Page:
Single-handed skipper of the 19 ft. shrimper ‘Nutmeg’, Viv Head, shares a challenging experience coming out of Portsmouth. Against a spring tide and with insufficient revs, he describes a close encounter in the narrows with larger boats, including a car ferry, before enjoying a great sail up to Keyhaven.
The 19ft Shrimper ‘Nutmeg’ (sometimes known as ‘Gumnut’) spent a few days exploring the waters around the Solent after the festival weekend at Cowes, 15-19 August 2013. She sailed up the Medina River to Newport, across to Southampton Water and the River Itchen, then hugging the mainland coast to Portsmouth.
Coming out of Portsmouth against a spring flood tide provided a moment or two of high interest. Single-handed, I could tell it was going to be a challenge when we began to slow well before the narrows. I increased the revs of the 8hp outboard bit by bit until there was no more to give. The GPS unwaveringly read zero speed.
There is I discovered, nothing quite like standing dead in the water with the engine howling at maximum revs against a flood tide in a narrow channel. I was wary of larger boats inching past me on the starboard side, close to an imposing stone wall. Then over my other shoulder appeared a towering car ferry, overtaking not twelve feet away on the port side.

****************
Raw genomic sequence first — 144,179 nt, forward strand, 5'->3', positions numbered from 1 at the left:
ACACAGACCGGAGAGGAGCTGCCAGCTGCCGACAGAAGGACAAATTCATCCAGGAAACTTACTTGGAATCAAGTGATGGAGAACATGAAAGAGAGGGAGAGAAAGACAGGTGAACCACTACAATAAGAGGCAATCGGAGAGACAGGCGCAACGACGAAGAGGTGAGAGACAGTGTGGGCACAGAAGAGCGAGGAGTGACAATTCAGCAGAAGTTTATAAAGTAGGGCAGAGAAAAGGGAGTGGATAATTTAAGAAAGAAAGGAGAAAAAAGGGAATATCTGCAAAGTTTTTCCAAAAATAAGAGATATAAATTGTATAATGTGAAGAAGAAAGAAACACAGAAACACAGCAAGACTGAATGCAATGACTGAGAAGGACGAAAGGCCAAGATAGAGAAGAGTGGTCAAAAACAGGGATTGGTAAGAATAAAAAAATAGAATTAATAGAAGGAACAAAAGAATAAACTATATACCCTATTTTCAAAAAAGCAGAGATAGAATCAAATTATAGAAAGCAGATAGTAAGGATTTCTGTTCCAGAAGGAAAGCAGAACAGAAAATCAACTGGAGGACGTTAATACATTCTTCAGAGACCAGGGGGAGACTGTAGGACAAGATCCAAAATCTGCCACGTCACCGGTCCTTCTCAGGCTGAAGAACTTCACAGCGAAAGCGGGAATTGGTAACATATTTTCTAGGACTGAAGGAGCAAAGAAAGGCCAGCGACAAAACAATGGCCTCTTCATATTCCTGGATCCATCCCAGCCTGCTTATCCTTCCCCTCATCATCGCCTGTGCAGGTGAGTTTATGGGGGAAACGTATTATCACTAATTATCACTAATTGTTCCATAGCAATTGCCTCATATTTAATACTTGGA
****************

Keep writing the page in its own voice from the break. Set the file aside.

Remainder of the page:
Pushed along by its wash in the sea’s turmoil, we crept agonisingly slowly towards the mouth. Just as I could see that, brick by stone brick, we were making a tiny bit of progress, a forty-foot yacht appeared from around the fort on the corner. Entering the tidal stream she was tossed around in an on-coming rush of tide over wash. We were bows on and a collision looked odds on; I turned to starboard as much as I dared to offer my port side. She answered with a turn to port (!), changing the odds of a collision to almost a dead cert. At the last second her helmswoman seemed to grasp the collision regulations and she turned away to miss us by three coats of anti-fouling. What a collision would have done to ‘Nutmeg’ in that situation and at that velocity doesn’t bear thinking about.
But safely out in the Solent it turned into a great day to be on the water.
Up went full sail and with the tide under us and a SE breeze, ‘Nutmeg’ raced the 19nm to Keyhaven on one tack in an exhilarating four hours. We just beat the ebbing tide to get back on her swinging mooring to spend a glorious evening sitting on the mud, conjuring up a meal from left-over tins.